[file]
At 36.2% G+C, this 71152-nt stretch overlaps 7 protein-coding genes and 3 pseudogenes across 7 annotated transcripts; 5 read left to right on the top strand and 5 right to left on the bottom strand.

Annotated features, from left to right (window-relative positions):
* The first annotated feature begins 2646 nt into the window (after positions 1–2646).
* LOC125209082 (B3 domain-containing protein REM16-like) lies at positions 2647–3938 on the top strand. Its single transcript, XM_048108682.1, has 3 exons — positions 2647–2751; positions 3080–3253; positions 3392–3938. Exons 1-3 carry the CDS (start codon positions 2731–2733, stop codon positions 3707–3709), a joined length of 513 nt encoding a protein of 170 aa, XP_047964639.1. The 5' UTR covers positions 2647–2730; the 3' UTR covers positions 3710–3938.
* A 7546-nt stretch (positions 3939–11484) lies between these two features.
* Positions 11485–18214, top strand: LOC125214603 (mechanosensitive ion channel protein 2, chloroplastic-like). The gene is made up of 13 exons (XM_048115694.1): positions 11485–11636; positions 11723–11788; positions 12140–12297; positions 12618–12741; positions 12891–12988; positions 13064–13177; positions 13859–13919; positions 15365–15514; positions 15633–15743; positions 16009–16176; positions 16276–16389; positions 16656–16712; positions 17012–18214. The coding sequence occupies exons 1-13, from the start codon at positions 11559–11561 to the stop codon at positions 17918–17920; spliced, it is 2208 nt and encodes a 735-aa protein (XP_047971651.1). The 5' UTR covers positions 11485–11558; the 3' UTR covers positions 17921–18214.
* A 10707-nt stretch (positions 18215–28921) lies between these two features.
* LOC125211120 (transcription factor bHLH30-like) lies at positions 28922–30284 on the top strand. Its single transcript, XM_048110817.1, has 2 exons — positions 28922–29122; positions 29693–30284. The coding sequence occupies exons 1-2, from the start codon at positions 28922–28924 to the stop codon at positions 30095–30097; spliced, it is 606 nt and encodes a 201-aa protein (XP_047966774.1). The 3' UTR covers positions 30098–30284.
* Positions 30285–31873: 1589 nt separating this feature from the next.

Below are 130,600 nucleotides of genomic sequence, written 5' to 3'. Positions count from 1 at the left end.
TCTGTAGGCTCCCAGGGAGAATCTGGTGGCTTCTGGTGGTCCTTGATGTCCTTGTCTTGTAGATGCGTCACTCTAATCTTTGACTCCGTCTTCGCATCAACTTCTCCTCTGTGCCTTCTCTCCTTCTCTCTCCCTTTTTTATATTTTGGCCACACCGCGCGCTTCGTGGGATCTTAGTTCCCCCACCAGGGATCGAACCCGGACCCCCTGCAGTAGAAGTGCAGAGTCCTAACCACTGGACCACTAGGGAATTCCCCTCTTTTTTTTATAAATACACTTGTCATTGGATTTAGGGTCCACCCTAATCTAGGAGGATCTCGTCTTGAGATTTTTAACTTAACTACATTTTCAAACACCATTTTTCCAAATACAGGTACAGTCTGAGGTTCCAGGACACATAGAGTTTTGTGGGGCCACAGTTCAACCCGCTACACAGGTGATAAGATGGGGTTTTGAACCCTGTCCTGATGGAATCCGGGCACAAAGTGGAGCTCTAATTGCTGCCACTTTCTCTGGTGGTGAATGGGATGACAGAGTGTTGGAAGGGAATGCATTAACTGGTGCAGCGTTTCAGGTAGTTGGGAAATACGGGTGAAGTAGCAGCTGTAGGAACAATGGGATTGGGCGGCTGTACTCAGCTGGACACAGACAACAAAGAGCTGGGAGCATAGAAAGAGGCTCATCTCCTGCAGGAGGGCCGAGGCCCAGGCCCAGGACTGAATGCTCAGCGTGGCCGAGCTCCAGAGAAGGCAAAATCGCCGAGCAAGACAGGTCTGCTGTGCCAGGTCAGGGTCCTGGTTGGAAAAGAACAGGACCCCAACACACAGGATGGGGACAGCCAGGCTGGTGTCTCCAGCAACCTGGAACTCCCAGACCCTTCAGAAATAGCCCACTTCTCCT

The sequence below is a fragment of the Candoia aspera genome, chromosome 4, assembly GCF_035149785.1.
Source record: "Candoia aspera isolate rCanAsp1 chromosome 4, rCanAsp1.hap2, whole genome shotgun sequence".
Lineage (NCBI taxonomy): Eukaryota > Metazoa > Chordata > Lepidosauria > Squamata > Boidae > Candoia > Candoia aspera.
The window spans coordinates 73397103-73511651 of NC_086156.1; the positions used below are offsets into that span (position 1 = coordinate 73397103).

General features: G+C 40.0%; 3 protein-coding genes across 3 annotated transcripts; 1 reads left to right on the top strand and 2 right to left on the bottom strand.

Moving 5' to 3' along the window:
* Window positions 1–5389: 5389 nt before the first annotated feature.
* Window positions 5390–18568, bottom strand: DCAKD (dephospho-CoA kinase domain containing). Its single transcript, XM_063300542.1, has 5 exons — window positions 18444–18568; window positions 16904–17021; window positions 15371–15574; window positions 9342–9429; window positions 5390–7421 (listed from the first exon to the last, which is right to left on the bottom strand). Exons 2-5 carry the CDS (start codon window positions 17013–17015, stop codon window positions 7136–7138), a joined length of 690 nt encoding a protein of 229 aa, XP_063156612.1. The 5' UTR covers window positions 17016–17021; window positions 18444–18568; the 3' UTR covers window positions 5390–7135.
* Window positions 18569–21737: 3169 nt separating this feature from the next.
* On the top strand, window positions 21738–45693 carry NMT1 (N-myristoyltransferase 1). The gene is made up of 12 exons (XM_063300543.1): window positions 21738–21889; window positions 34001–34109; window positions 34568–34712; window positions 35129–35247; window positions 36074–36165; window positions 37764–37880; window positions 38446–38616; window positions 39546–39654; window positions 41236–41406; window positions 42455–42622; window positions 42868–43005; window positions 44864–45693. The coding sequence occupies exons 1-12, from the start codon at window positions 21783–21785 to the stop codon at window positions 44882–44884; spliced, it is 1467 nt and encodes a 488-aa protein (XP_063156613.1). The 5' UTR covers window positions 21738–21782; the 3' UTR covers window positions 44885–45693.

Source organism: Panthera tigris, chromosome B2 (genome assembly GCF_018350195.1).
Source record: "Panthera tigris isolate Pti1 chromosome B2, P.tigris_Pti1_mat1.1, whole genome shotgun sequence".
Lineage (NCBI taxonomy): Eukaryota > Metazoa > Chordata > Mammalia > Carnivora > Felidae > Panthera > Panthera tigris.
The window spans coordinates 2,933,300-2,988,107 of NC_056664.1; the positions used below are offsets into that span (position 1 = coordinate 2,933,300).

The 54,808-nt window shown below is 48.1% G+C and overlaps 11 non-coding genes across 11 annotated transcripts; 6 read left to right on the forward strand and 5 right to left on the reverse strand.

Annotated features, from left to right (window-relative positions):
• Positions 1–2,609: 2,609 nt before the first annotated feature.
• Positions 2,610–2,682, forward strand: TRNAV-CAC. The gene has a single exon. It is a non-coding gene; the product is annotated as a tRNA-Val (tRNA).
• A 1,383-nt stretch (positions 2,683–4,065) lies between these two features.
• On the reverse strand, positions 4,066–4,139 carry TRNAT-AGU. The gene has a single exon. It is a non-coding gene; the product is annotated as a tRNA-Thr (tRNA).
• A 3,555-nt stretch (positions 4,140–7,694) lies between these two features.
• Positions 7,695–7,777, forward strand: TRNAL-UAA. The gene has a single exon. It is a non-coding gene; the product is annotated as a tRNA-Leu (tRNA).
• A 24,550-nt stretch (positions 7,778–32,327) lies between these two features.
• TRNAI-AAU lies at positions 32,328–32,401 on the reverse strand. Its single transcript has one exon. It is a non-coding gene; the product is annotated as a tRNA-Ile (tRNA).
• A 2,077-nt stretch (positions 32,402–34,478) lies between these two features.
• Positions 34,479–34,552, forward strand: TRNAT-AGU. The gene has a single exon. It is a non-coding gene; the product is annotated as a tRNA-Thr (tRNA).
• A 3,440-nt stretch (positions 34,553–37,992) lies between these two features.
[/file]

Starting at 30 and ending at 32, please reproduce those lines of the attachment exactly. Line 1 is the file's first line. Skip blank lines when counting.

• A 1,383-nt stretch (positions 2,683–4,065) lies between these two features.
• On the reverse strand, positions 4,066–4,139 carry TRNAT-AGU. The gene has a single exon. It is a non-coding gene; the product is annotated as a tRNA-Thr (tRNA).
• A 3,555-nt stretch (positions 4,140–7,694) lies between these two features.